Habits fascinate and frustrate me. Habit creation or alteration is doing intentional work at a micro level that then impacts you on a macro level. Habits can be freeing or destructive depending on how their long term affect on our life over time. There are so many great studies on the topic that can help guide us in their mystery. One book that I reference often in coaching is “The Power of Habit” by Charles Duhigg. In his book, Duhigg explains the concept of the Habit Loop. Here’s is a quick summary and how to best apply it to your life.

The Habit Loop
All habits have a Trigger, a Habit and a Reward/Consequence. If we affect the Trigger or Reward/Consequence we can affect the habit. How does this work in real life?

I have a client who was always behind on her notes from her client’s annual review meetings. She would have an engaging conversation that would provoke a laundry list of to do items and follow ups. In the meeting, she would have all the enthusiasm in the world to promptly complete the summary notes and disperse them to her team to work down the list. Once the meetings commenced, she would hug the client goodbye, thank them for coming in and let them know she would be in touch shortly with x, y, and z that they had just discussed.

And then… it would happen. Her unintentional negative habit loop would begin. She would turn to her voicemail and email, check the messages and quickly get sucked into responding to the question or request at hand. Thirty minutes would pass and her next meeting would arrive. She joyfully invited them into her office, closed the door and the process would repeat itself. At the end of the day, she would have had four great meetings and leave the office with the four client files stacked on her desk. She needed to get to a networking mixer so she vowed to complete the meeting summaries the next morning. But the next morning, she would have emails to check and voicemails to respond to and you know the rest of the story. At the end of the week, she would have fifteen files piled high on her desk and feel completely overwhelmed. “I need better time management” she would say, but what she hadn’t realized is that it wasn’t simply the need to manage the time, but it was the need for a new trigger to modify her habit.

We discovered that the current trigger was that she would check her voicemail and email right after the meeting. This created the habit of responding to the needs of these messages instead of completing the meeting summary. She felt the reward and satisfaction that all the urgent needs of her clients were attended to. The thirty minute buffer between meetings would quickly pass and she was on to the next. Her Habit Loop was set up to pile up the folders, not complete them. So what did we change?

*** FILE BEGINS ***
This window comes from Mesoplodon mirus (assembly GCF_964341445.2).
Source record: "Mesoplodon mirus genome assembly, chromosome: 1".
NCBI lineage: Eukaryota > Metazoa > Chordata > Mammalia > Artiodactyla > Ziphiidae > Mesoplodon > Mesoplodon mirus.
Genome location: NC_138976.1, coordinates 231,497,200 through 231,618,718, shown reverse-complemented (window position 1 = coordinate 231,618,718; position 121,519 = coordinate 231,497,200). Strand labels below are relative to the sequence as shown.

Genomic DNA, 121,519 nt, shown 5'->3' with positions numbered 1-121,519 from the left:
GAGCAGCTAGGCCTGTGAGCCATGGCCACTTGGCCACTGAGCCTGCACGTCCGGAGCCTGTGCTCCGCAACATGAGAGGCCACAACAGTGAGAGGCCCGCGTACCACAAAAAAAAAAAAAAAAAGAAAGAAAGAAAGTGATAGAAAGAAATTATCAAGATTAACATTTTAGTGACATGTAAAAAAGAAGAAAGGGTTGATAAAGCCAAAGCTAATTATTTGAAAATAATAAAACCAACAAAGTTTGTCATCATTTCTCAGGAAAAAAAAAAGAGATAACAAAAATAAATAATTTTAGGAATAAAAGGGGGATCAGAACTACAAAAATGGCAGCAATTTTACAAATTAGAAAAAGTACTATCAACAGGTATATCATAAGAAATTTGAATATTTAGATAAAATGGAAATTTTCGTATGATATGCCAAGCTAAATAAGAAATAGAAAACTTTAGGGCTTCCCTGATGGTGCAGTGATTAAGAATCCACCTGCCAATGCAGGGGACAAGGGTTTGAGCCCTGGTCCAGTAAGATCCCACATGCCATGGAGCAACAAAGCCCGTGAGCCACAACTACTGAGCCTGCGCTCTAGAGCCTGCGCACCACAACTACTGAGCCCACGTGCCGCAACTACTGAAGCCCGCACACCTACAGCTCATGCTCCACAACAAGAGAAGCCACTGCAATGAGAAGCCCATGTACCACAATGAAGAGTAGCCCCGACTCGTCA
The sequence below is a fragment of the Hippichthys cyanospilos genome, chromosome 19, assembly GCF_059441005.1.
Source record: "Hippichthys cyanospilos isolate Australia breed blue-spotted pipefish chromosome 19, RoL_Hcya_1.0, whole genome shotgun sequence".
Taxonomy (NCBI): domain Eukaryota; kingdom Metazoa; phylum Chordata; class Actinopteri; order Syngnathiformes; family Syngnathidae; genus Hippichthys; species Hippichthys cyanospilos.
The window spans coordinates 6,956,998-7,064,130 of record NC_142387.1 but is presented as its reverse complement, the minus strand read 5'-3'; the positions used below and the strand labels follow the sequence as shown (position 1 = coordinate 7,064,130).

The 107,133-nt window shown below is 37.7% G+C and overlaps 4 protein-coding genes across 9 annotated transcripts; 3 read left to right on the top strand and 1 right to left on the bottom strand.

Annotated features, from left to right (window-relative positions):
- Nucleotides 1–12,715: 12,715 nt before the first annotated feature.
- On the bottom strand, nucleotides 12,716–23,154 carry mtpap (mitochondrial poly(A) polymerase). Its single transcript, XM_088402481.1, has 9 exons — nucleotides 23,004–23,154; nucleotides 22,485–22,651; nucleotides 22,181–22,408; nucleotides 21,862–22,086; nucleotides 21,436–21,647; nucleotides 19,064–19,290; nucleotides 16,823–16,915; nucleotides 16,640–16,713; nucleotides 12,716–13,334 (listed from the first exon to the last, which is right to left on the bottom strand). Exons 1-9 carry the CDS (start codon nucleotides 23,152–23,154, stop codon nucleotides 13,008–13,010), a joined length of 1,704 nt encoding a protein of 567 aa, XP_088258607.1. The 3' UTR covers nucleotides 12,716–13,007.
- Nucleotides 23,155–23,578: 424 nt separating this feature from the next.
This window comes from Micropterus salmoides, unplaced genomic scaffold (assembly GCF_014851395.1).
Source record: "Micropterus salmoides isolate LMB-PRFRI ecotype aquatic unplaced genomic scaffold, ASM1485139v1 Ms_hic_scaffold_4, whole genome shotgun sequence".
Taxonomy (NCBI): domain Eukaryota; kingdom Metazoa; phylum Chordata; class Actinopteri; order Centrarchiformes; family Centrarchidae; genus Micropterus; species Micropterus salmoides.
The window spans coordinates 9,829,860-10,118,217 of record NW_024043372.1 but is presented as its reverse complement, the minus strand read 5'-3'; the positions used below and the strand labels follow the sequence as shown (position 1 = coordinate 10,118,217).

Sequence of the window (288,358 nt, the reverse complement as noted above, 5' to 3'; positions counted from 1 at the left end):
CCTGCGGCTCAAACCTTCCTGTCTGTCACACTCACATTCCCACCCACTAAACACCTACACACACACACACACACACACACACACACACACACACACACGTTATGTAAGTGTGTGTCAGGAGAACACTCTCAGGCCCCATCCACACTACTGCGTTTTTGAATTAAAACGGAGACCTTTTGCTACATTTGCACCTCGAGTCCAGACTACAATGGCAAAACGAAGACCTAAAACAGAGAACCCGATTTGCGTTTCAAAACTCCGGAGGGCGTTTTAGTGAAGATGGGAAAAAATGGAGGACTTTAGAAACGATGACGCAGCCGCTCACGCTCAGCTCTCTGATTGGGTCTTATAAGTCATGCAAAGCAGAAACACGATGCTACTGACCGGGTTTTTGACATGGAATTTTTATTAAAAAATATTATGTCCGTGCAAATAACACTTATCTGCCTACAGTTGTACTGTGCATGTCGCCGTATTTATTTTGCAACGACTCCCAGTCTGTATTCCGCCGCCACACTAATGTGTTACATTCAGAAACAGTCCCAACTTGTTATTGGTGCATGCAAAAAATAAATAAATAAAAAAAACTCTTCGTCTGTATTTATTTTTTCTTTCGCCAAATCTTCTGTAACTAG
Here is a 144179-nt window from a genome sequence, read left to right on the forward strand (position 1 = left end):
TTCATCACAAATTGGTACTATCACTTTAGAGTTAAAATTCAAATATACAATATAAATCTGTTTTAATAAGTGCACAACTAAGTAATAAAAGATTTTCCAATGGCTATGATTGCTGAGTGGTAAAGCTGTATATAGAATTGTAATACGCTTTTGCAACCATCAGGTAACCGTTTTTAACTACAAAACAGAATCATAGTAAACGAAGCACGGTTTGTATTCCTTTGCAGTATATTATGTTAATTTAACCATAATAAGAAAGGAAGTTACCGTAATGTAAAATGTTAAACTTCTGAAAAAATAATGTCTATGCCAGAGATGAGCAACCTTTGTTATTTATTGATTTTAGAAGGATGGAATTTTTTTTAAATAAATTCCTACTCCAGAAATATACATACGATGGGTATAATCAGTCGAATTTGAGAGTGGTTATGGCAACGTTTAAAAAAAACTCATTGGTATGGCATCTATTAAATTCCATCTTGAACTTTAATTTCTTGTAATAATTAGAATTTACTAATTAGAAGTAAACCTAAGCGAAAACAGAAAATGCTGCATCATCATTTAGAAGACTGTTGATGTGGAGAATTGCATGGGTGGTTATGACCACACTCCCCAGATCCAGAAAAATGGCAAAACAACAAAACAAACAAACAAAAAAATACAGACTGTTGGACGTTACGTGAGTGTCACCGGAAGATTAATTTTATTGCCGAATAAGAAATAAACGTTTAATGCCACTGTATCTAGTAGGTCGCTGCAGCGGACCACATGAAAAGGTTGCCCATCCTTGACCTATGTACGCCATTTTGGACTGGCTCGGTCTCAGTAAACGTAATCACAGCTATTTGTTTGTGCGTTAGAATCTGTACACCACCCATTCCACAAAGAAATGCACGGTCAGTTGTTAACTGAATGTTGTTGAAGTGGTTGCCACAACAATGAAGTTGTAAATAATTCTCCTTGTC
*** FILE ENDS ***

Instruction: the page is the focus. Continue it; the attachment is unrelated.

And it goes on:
We could have created a new reward like having her pay herself $20 per file completed or a new consequence like she can’t leave the office at the end of the day unless your meeting notes of done, but instead we focused on the Trigger.

We adjusted two things that changed her habit to this day.

1. We created a calendar block of 15 minutes after her meetings for her to do her meeting notes. For every meeting she booked, she needed to add in a 15 minute time block for completing notes. This would pop up on her screen to tell her “Client Meeting Summary Time”. Simple enough. This is exactly what she needed to protect the time and catch herself from diving into returning messages.

2. We created a new rule that the minute the meeting was over, she needed to pick of the phone and dial her dictation program that she had spent money on but wasn’t using. She would talk into it for 5 minutes or so to get her summary out, double check the content and add it to her CRM under the client’s name. She would assign it to her team and then…she was done! Then she could now happily open up her emails and listen to the voicemails, but the call summary was already finished.

By utilizing two new triggers, all she had to do was follow their prompts and the productive habit would take care of itself. She now successfully has a clean desk at the end of everyday, her team quickly moves to action on their assignments and she doesn’t have to feel the overwhelm of the stack of files on her desk at the end of the week. Her habit is 3 years strong and counting. The positive domino effect this has created for her clients, her team and her peace of mind is huge! It all started because of intentionally changing her triggers which in turn changed her habit.

Is there something you struggle with in your life or business? Often times there are small tweaks to our triggers or reward/consequence that can make a world of different. Focus on the management of your Habit Loop and your negative habits will fix themselves.